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Dr. Kee-hoon Kim's team at the Center for Intelligent & Interactive Robotics of the Korea Institute of Science and Technology (KIST) developed a way of teaching “impedance-controlled robots” through human demonstrations using surface electromyograms (sEMG) of muscles, and succeeded in teaching a robot to trap a dropped ball like a soccer player. A surface electromyogram is an electric signal produced during muscle activation that can be picked up on the surface of the skin. Continue reading
As a human you instinctively know that a leopard is closer to a cat than a motorbike, but the way we train most AI makes them oblivious to these kinds of relations. Building the concept of similarity into our algorithms could make them far more capable, writes the author of a new paper in Science Robotics.
Convolutional neural networks have revolutionized the field of computer vision to the point that machines are now outperforming humans on some of the most challenging visual tasks. But the way we train them to analyze images is very different from the way humans learn, says Atsuto Maki, an associate professor at KTH Royal Institute of Technology.
“Imagine that you are two years old and being quizzed on what you see in a photo of a leopard,” he writes. “You might answer ‘a cat’ and your parents might say, ‘yeah, not quite but similar’.”
In contrast, the way we train neural networks rarely gives that kind of partial credit. They are typically trained to have very high confidence in the correct label and consider all incorrect labels, whether ”cat” or “motorbike,” equally wrong. That’s a mistake, says Maki, because ignoring the fact that something can be “less wrong” means you’re not exploiting all of the information in the training data.
Even when models are trained this way, there will be small differences in the probabilities assigned to incorrect labels that can tell you a lot about how well the model can generalize what it has learned to unseen data.
If you show a model a picture of a leopard and it gives “cat” a probability of five percent and “motorbike” one percent, that suggests it picked up on the fact that a cat is closer to a leopard than a motorbike. In contrast, if the figures are the other way around it means the model hasn’t learned the broad features that make cats and leopards similar, something that could potentially be helpful when analyzing new data.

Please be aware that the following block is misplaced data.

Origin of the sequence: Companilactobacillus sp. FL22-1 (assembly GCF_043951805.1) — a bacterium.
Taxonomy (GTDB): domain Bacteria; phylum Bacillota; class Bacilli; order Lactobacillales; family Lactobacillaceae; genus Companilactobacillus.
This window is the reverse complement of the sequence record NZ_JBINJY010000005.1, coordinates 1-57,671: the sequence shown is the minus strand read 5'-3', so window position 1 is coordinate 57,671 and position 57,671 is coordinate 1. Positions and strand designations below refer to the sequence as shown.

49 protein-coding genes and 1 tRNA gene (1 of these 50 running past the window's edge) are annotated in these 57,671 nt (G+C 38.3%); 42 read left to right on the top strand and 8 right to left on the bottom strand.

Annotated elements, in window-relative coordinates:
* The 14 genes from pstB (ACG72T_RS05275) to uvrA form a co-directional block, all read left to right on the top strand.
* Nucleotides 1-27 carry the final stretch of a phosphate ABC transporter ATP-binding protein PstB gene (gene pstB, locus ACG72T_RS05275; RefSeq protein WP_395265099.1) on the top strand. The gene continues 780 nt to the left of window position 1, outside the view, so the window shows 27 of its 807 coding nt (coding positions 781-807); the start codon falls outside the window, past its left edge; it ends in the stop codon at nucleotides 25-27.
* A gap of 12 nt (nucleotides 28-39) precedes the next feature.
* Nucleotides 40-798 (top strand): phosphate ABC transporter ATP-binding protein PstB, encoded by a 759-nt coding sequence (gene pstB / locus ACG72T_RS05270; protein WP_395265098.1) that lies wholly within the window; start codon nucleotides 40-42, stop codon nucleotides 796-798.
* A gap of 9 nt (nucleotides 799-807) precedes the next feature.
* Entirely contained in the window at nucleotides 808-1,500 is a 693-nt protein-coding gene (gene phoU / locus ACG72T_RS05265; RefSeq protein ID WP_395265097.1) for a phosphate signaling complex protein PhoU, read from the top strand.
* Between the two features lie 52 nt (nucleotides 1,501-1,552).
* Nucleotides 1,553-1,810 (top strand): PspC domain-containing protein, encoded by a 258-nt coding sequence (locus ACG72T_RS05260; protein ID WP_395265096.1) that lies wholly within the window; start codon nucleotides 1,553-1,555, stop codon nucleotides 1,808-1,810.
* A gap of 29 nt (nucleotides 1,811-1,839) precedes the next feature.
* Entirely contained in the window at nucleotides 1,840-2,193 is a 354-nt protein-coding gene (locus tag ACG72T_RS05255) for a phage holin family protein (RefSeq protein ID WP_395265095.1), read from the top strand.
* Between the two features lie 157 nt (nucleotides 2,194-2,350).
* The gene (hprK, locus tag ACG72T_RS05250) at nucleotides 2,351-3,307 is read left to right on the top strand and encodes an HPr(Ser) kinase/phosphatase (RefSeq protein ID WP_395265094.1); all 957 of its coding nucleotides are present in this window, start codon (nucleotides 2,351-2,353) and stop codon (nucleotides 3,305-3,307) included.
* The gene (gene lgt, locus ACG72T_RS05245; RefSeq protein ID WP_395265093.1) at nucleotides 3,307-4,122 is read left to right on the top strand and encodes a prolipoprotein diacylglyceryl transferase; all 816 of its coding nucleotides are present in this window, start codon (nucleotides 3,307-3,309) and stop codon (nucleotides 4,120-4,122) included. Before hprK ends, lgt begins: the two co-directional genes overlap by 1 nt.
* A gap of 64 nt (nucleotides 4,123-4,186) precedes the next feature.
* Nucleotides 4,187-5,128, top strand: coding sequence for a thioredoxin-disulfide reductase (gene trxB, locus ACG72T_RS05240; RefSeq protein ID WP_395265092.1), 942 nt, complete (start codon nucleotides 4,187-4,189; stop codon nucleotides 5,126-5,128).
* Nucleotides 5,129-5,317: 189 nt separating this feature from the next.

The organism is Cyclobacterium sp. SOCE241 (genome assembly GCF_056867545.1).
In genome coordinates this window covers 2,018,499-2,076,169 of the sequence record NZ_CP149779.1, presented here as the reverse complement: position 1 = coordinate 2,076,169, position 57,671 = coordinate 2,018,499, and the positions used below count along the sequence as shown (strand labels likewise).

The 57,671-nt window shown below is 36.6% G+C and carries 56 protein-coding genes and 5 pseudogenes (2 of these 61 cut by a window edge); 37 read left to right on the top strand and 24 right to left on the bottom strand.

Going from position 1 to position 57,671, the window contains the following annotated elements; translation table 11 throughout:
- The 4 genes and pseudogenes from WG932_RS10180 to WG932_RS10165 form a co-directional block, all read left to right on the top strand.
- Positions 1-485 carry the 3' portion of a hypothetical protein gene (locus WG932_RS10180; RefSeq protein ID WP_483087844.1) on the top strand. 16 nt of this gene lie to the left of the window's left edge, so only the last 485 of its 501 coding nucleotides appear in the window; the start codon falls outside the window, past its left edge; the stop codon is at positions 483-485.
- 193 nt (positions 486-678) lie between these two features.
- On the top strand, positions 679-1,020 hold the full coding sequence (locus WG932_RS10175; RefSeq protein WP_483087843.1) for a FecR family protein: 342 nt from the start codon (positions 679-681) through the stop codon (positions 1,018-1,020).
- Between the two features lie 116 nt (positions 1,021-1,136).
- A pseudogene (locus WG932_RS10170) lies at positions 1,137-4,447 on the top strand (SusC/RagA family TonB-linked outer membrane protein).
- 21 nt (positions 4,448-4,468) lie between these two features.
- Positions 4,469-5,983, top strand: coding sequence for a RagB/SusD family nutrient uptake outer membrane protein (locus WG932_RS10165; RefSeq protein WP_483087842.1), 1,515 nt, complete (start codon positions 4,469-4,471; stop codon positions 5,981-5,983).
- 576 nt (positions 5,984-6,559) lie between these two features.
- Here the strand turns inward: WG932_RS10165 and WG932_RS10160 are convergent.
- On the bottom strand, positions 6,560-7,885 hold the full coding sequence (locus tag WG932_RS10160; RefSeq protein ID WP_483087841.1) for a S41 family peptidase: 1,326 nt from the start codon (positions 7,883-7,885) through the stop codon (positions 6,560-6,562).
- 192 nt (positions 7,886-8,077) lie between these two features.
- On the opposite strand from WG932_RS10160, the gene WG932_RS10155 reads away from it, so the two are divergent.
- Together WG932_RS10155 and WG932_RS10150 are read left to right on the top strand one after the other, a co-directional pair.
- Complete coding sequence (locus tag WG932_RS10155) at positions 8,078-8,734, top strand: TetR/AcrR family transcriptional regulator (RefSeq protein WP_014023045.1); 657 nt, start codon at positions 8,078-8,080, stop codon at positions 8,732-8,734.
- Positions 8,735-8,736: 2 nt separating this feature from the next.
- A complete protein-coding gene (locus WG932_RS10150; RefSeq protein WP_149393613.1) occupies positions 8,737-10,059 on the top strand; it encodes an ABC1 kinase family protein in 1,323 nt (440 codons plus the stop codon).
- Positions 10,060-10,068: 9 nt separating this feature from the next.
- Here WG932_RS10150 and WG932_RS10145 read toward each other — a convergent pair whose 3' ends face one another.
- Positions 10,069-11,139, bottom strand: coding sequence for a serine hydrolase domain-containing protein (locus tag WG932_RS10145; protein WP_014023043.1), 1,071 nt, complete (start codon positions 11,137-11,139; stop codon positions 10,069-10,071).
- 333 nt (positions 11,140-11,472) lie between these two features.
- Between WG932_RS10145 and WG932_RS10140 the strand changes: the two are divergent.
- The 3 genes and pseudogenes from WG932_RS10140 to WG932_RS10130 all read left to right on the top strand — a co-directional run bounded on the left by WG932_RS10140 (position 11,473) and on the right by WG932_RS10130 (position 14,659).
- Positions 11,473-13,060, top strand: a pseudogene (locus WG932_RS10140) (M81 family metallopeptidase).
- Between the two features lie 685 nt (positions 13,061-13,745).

If we could boost this ability to identify similarities between classes we should be able to create more flexible models better able to generalize, says Maki. And recent research has demonstrated how variations of an approach called regularization might help us achieve that goal.
Neural networks are prone to a problem called “overfitting,” which refers to a tendency to pay too much attention to tiny details and noise specific to their training set. When that happens, models will perform excellently on their training data but poorly when applied to unseen test data without these particular quirks.
Regularization is used to circumvent this problem, typically by reducing the network’s capacity to learn all this unnecessary information and therefore boost its ability to generalize to new data. Techniques are varied, but generally involve modifying the network’s structure or the strength of the weights between artificial neurons.
More recently, though, researchers have suggested new regularization approaches that work by encouraging a broader spread of probabilities across all classes. This essentially helps them capture more of the class similarities, says Maki, and therefore boosts their ability to generalize.
One such approach was devised in 2017 by Google Brain researchers, led by deep learning pioneer Geoffrey Hinton. They introduced a penalty to their training process that directly punished overconfident predictions in the model’s outputs, and a technique called label smoothing that prevents the largest probability becoming much larger than all others. This meant the probabilities were lower for correct labels and higher for incorrect ones, which was found to boost performance of models on varied tasks from image classification to speech recognition.
Another came from Maki himself in 2017 and achieves the same goal, but by suppressing high values in the model’s feature vector—the mathematical construct that describes all of an object’s important characteristics. This has a knock-on effect on the spread of output probabilities and also helped boost performance on various image classification tasks.
While it’s still early days for the approach, the fact that humans are able to exploit these kinds of similarities to learn more efficiently suggests that models that incorporate them hold promise. Maki points out that it could be particularly useful in applications such as robotic grasping, where distinguishing various similar objects is important.
Image Credit: Marianna Kalashnyk / Shutterstock.com Continue reading